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The Weekend Murders (1970)

The Weekend Murders may not be strictly British (well, not British at all, to be honest) - but for the first couple of minutes it comes across as one of the most "English" films ever made. A village bobby leaves his station on his pushbike, with a cry of "Mornin', padre", to the strains of music cribbed direct from a Carry On film. He cycles past scenes of rural idyll, until coming across a group playing golf.

Then you realise that everyone there (including the bobby himself) has a distinctly Mediterranean look about them (all the blokes have 'taches and every girl looks like a clone of Sophia Loren).

With alarm bells already ringing, the tone of the film takes a leap Europe-wards with gusto, suddenly turning into a Sergio Leone shoot-out (without the guns). Close-ups on eyes abound, shifty left-right looks are de rigeur, as a particularly foxy Loren-alike takes a swing at her bunkered ball to reveal a hand sticking up out of the sand.

Yes, The Weekend Murders is NOT British (it's actually Italian), but it is an example of Johnny foreigner showing us just what the rest of the Common Market think of us and our dullard policemen. It's an Agatha Christie-style whodunit (with shades of The Cat And The Canary), filmed here and with a smattering of British talent (if Lance "Carry On Cruising" Percival and Ballard Berkely, the Major out of Fawlty Towers, can be called that). There's also a bucket of blood on view (although not all of it real) and enough twists and turns (and Euro film-making flair) to keep the attention right to the end. So it might not be strictly a British horror film, but it's near enough to count.

The discovery of the body in the bunker brings the body count up to three, according to Inspector Gray of Scotland Yard (Percival). Our friendly buck-toothed bobby, Sgt Thorpe, suggests that they reconstruct events, going back to "the day before the reading of the will"…

As a rich family arrive at a stately home for the reading, there's much intrigue and back-biting. Of particular note amongst the anonymous-looking men and mainly-gorgeous, but similar-looking women, are Georgie, an unstable 20-something cuckolded by his mother, and Barbara, the distant relative who looked after the dead man during his last years.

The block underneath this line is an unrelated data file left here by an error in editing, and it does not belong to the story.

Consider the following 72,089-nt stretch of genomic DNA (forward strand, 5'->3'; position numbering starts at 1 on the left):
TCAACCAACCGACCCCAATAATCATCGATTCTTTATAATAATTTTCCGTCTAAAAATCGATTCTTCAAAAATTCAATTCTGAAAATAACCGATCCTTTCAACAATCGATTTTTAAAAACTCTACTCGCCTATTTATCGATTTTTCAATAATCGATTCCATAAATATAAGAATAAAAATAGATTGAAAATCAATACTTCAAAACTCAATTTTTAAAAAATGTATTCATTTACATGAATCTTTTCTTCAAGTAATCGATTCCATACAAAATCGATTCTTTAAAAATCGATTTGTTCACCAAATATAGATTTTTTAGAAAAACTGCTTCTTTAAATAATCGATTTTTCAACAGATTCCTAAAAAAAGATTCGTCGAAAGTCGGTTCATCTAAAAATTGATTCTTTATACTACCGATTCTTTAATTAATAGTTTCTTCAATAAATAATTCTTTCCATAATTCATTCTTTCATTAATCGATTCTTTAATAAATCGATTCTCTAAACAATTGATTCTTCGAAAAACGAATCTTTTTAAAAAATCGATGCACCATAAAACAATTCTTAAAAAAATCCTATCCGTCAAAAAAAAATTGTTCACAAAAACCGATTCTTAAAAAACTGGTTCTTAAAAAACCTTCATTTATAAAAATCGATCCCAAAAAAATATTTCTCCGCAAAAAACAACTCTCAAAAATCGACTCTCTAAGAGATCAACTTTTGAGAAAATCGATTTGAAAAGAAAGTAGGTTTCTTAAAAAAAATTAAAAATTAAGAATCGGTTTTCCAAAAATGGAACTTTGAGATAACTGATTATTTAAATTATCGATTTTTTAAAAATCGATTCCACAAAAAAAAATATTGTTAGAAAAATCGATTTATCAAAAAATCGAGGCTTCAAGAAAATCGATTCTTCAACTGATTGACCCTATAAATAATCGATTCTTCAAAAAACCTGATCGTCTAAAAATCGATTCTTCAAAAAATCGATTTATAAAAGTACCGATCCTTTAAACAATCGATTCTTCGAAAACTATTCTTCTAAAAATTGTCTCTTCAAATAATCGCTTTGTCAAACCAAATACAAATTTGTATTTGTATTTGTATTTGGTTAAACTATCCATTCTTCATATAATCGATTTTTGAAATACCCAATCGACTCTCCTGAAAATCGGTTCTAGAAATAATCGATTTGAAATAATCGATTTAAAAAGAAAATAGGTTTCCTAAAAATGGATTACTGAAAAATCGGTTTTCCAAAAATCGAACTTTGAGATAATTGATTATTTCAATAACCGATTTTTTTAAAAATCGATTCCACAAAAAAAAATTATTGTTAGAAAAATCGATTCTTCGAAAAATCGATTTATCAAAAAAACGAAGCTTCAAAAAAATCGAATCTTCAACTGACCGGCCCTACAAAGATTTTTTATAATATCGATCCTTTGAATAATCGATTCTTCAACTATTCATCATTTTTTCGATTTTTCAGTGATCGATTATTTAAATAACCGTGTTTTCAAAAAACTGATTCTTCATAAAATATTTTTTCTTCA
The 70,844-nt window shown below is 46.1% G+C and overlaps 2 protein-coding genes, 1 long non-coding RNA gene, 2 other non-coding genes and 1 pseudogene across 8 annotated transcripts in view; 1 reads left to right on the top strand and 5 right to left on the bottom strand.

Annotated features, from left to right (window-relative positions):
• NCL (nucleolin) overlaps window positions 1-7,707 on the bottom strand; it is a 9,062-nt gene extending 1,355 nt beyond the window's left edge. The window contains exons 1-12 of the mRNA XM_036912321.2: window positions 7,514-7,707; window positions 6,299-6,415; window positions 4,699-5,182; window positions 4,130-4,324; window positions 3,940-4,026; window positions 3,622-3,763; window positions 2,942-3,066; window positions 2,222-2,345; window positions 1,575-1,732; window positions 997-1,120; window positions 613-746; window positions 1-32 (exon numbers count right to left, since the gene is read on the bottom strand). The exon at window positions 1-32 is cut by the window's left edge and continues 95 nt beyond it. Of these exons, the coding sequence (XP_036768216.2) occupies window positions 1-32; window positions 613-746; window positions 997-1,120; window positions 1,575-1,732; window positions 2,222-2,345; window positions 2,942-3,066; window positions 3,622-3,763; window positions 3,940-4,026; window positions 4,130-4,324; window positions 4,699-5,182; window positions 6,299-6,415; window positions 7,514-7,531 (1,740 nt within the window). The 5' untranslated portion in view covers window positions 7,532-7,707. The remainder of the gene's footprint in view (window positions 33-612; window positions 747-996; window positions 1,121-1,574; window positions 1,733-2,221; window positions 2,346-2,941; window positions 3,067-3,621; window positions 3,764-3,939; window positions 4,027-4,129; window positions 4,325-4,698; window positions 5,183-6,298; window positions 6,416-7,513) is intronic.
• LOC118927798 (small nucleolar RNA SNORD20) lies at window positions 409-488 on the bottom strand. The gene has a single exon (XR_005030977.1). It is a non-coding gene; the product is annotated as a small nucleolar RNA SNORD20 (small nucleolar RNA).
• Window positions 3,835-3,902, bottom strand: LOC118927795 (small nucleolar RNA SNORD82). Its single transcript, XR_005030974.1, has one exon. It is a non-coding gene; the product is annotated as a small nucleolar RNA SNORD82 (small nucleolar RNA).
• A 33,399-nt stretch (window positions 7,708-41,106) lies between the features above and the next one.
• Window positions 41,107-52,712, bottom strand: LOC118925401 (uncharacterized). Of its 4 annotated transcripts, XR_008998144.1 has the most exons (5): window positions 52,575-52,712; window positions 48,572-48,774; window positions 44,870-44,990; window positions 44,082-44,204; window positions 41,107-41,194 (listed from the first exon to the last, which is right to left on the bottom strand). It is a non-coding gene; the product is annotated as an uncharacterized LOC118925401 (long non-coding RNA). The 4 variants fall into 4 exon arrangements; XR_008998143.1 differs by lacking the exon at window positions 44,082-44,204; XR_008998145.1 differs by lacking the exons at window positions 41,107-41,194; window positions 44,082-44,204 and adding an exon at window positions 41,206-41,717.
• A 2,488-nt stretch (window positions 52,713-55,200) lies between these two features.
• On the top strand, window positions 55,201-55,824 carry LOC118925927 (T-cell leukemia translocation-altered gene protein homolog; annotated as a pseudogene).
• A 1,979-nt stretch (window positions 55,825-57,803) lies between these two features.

Georgie in particular is a right pain in the arse - staging an elaborate fake suicide involving a cut-throat razor and a bath full of blood, and going on to make it look like a sleeping man has had a knife stuck into him (much to the surprise of the man himself). At the reading of the will, no-one (except the cast) is surprised to find that wide-eyed Barbara has been left pretty much everything (the Police Sergeant is there because he was friends with the deceased and received his collection of azaleas).

"Little miss Florence Nightingale had it all figured out, she did! The sneaky bitch!" spits Georgie's mother (or someone dubbing her) on hearing the news.

Georgie, ever-eager to stir things, mentions that Barbara's probably not old enough to have made a will, and so if she dies, the inheritance would be divided up between them. And then the butler (Berkeley, who also appears to be dubbed, for some reason) is found dead in the greenhouse…

Inspector Gray of The Yard is called in to investigate, and immediately someone takes a pot-shot at Barbara. As Gray's investigation progresses (complete with comedy tape recorder shenanigans) it becomes clear that Gray himself is useless, but Thorpe may not be the hopeless dentally-challenged hayseed he's made himself out to be.

Red herrings and intrigue abound - not least in the increasingly psychotic behaviour of young Georgie (at one point he nearly seduces the stunningly attractive maid, but can't go through with it because he keeps seeing his mother's face. On returning to mater's breast and giving her a hug, he appears to - to put it politely - mess his pants).

After a while the Inspector's prime suspect shoots himself - leading Gray to conclude that the case is closed. But is it?

Well, no - of course not. There's more deaths to come and a frankly ludicrous (but hugely satisfying) ending. The Weekend Murders takes a well-worn theme and gives it a welcome Euro twist, with some lovely little touches. Worth tracking down, definitissimo.

Last updated: February 27, 2010

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